• Choose wholegrain bread, and try bread made with rye and other grains.

  • Oats can help lower cholesterol. Oat bran, rye and barley all help too. Try eating a couple of oatcakes as a snack, or adding barley into a stew.

If you are unable to eat gluten or wheat, alternative grains include buckwheat, corn, rice, quinoa and millet.

Protein

You need roughly two portions of protein every day. Protein is found in food like meat, fish, eggs, pulses and beans, dairy products, nuts, and meat alternatives like soya products.

As a guide, one portion of protein is the amount that will roughly cover the palm of your hand. For most people, this is about 70g of meat, 140g fish, or two medium eggs.

Aim to keep your intake of saturated fat low by choosing lean cuts of meat and taking the skin off poultry.

Aim for one or two servings of fish per week including one of oily fish like mackerel, salmon or trout.

Beans and pulses are a good alternative to meat and fish.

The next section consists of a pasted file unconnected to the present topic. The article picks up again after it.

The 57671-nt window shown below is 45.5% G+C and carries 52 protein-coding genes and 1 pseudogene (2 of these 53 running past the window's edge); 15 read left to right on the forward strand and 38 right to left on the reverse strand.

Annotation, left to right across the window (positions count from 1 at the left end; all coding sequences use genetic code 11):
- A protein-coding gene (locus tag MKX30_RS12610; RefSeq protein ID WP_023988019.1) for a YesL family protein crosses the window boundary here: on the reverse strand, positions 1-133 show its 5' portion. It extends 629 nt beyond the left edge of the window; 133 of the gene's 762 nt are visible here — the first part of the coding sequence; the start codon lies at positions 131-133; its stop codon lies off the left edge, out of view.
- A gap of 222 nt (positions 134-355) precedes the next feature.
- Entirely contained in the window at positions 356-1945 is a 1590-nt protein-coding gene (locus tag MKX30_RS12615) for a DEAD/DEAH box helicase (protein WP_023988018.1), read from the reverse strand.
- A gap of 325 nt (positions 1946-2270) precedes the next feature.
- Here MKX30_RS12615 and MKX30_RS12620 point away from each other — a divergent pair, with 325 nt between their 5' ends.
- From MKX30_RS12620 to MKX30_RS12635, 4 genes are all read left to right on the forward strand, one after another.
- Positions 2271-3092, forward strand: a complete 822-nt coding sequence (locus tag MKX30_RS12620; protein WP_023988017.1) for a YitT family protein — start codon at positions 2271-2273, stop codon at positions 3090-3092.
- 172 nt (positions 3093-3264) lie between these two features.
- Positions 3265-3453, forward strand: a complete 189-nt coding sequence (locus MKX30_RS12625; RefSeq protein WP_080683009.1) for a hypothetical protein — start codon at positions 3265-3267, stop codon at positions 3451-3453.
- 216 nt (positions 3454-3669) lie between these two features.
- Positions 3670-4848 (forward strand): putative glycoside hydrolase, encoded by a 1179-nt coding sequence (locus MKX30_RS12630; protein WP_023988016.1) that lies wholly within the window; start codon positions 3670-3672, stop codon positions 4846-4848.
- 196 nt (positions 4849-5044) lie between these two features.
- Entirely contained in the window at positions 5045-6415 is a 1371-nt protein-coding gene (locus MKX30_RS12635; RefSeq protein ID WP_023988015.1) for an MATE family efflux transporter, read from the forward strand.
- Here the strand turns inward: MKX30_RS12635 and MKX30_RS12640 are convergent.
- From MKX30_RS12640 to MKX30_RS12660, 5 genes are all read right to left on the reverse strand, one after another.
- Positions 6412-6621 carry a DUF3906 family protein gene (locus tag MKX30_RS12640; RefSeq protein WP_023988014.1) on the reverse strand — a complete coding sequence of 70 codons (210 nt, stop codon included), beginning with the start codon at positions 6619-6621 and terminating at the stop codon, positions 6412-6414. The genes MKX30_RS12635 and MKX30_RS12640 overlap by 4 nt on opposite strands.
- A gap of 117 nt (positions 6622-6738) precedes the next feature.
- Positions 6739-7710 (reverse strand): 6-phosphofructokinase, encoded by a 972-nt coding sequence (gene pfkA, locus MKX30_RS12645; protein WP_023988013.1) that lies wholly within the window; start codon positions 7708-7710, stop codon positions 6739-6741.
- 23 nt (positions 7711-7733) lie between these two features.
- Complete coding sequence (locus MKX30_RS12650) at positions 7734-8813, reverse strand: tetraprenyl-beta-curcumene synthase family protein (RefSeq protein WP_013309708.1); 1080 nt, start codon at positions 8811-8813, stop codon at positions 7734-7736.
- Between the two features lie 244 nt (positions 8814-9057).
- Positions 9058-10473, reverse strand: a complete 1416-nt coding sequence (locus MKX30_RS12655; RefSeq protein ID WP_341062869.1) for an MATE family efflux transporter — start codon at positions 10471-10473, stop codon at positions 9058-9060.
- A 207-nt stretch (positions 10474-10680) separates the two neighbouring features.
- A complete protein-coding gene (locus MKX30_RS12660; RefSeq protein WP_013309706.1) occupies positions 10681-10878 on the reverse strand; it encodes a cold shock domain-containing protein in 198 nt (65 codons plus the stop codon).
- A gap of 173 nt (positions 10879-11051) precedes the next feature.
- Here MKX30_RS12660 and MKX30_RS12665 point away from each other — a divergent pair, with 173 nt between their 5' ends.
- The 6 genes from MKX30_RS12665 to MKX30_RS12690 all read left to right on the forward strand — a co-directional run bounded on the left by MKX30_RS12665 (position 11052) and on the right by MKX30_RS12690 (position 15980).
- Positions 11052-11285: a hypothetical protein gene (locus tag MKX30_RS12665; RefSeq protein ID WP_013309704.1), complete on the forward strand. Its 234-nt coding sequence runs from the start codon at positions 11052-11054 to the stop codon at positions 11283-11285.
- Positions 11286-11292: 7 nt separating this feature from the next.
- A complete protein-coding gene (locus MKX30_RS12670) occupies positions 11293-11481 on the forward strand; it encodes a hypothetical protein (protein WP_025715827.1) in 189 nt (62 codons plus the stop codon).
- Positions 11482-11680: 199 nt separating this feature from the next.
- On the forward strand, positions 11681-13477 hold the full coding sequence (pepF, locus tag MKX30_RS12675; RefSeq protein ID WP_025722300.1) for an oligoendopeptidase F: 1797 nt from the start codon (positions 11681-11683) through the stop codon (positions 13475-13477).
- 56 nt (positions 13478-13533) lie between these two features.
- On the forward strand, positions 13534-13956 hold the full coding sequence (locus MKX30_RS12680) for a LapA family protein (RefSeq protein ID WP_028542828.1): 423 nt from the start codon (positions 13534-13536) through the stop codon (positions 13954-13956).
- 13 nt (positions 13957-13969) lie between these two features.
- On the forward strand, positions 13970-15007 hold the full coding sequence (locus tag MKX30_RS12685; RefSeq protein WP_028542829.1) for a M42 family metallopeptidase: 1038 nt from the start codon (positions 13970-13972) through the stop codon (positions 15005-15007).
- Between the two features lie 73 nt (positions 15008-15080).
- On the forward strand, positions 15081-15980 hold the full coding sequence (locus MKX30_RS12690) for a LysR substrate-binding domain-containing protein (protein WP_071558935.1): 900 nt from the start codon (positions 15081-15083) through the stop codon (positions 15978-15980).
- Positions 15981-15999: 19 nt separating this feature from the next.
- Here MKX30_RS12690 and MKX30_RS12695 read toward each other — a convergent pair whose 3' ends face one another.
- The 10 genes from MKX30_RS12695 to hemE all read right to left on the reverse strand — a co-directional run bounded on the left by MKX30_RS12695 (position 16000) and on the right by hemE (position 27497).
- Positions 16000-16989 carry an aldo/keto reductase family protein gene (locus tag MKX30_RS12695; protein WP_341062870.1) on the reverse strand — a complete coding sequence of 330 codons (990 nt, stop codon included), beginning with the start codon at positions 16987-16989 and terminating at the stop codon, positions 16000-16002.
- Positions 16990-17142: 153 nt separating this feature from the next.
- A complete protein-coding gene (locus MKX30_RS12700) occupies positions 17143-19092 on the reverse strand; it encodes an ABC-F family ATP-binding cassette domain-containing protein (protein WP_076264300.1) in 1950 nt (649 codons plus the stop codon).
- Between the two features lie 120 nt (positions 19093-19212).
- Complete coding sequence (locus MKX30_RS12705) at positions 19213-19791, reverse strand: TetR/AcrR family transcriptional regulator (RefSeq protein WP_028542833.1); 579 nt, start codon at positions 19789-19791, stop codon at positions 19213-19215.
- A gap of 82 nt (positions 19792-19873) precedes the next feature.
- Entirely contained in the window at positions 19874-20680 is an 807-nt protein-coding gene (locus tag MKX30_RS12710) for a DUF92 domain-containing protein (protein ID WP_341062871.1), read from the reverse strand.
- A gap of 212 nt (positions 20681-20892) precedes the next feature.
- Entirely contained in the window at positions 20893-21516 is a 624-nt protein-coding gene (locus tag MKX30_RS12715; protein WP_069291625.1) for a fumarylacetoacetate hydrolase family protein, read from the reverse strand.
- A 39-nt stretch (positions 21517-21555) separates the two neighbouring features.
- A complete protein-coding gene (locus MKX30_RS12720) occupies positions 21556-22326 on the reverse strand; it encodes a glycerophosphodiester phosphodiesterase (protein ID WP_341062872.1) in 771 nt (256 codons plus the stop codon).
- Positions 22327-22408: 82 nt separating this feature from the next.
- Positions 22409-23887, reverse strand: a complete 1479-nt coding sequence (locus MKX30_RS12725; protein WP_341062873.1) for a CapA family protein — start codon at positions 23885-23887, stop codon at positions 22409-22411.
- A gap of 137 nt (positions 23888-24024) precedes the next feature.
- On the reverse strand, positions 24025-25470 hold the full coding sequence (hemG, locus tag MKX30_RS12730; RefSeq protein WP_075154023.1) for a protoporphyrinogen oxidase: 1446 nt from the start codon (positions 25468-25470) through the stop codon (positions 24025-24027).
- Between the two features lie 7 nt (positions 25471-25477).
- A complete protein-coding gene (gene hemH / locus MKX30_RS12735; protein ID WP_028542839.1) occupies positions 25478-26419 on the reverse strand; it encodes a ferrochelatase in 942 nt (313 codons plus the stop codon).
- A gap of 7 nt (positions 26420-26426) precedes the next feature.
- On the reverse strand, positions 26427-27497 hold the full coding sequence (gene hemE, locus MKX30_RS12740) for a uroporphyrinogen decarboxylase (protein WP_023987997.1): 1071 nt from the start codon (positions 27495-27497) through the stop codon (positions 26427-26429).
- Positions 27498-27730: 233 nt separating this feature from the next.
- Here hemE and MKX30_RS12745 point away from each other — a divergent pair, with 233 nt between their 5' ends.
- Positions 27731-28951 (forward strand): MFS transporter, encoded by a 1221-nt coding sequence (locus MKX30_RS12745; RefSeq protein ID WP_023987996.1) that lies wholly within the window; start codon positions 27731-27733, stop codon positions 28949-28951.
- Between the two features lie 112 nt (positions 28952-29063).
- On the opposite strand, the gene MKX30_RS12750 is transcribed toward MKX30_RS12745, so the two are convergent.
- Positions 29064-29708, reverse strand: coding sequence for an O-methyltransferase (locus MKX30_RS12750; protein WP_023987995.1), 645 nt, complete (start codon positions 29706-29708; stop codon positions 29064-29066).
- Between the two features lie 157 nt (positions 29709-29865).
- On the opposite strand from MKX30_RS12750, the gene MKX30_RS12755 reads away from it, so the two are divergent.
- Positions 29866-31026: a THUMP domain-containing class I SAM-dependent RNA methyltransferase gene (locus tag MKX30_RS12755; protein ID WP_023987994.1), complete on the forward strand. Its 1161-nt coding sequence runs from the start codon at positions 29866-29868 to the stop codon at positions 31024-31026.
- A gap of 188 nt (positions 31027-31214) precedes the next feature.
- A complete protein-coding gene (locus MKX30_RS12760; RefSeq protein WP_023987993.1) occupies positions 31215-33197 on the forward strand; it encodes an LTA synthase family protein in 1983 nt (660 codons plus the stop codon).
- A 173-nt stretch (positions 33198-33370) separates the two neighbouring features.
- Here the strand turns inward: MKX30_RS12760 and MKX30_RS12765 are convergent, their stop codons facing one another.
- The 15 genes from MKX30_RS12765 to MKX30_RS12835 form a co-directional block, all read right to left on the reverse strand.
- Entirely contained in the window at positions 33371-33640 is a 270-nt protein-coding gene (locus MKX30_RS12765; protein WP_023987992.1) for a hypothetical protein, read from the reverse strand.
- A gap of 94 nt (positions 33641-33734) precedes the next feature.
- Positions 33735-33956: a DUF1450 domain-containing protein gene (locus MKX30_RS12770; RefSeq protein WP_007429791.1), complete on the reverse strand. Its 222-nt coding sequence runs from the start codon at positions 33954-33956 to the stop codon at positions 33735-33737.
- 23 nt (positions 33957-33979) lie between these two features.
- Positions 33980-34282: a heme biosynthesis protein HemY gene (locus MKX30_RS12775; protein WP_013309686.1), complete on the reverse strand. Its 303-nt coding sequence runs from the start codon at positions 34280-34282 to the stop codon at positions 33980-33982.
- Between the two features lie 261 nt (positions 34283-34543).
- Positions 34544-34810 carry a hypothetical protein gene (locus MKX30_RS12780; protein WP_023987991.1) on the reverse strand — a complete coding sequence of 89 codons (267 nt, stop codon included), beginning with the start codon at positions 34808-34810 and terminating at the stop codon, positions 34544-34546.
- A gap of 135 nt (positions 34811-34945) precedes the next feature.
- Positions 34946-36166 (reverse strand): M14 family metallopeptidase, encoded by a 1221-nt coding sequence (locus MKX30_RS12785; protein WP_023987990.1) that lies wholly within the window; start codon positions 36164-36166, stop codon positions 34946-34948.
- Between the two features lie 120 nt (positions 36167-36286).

Nuts are a source of protein as well as healthy fats. They are high in calories, so you only need a small handful.

Fat

We all need some fat in our diet because it is a valuable source of energy and it helps the body absorb certain nutrients. It can also provide substances called essential fatty acids that the body can’t make itself.

A good way to reduce your risk of stroke is to reduce the amount of saturated fat you eat and replace it with small amounts of unsaturated fats such as vegetable or nut oils. Some foods also contain healthy fats, like salmon, sardines and avocado.

Use the label

Food labels and packets are a good way of knowing what the fat content is in food before you buy it.

  • Foods that have a high fat content have more than 20g per 100g.

  • Foods that have a low fat content have 3g or less per 100g.

  • To cut out trans fat, avoid foods that have hydrogenated fat and hydrogenated vegetable oil on the list of ingredients.

Sugar